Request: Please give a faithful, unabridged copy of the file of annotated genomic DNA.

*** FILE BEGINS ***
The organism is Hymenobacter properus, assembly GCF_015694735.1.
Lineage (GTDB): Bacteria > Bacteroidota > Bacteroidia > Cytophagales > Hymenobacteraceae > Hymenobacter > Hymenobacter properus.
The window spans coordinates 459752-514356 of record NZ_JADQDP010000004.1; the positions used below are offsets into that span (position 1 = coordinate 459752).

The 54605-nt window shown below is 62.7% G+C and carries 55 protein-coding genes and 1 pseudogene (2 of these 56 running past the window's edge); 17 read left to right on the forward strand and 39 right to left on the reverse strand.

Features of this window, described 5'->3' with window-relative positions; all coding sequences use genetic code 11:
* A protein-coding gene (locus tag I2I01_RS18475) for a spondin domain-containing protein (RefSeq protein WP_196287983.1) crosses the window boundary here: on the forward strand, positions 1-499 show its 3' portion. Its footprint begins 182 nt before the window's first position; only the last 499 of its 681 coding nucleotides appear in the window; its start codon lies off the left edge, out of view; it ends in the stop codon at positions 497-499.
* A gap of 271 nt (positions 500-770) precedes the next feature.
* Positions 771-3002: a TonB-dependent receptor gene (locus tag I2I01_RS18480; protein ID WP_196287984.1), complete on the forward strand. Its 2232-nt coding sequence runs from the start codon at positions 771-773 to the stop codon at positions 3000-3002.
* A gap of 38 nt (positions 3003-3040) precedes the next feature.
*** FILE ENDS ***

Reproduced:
The organism is Hymenobacter properus, assembly GCF_015694735.1.
Lineage (GTDB): Bacteria > Bacteroidota > Bacteroidia > Cytophagales > Hymenobacteraceae > Hymenobacter > Hymenobacter properus.
The window spans coordinates 459752-514356 of record NZ_JADQDP010000004.1; the positions used below are offsets into that span (position 1 = coordinate 459752).

The 54605-nt window shown below is 62.7% G+C and carries 55 protein-coding genes and 1 pseudogene (2 of these 56 running past the window's edge); 17 read left to right on the forward strand and 39 right to left on the reverse strand.

Features of this window, described 5'->3' with window-relative positions; all coding sequences use genetic code 11:
* A protein-coding gene (locus tag I2I01_RS18475) for a spondin domain-containing protein (RefSeq protein WP_196287983.1) crosses the window boundary here: on the forward strand, positions 1-499 show its 3' portion. Its footprint begins 182 nt before the window's first position; only the last 499 of its 681 coding nucleotides appear in the window; its start codon lies off the left edge, out of view; it ends in the stop codon at positions 497-499.
* A gap of 271 nt (positions 500-770) precedes the next feature.
* Positions 771-3002: a TonB-dependent receptor gene (locus tag I2I01_RS18480; protein ID WP_196287984.1), complete on the forward strand. Its 2232-nt coding sequence runs from the start codon at positions 771-773 to the stop codon at positions 3000-3002.
* A gap of 38 nt (positions 3003-3040) precedes the next feature.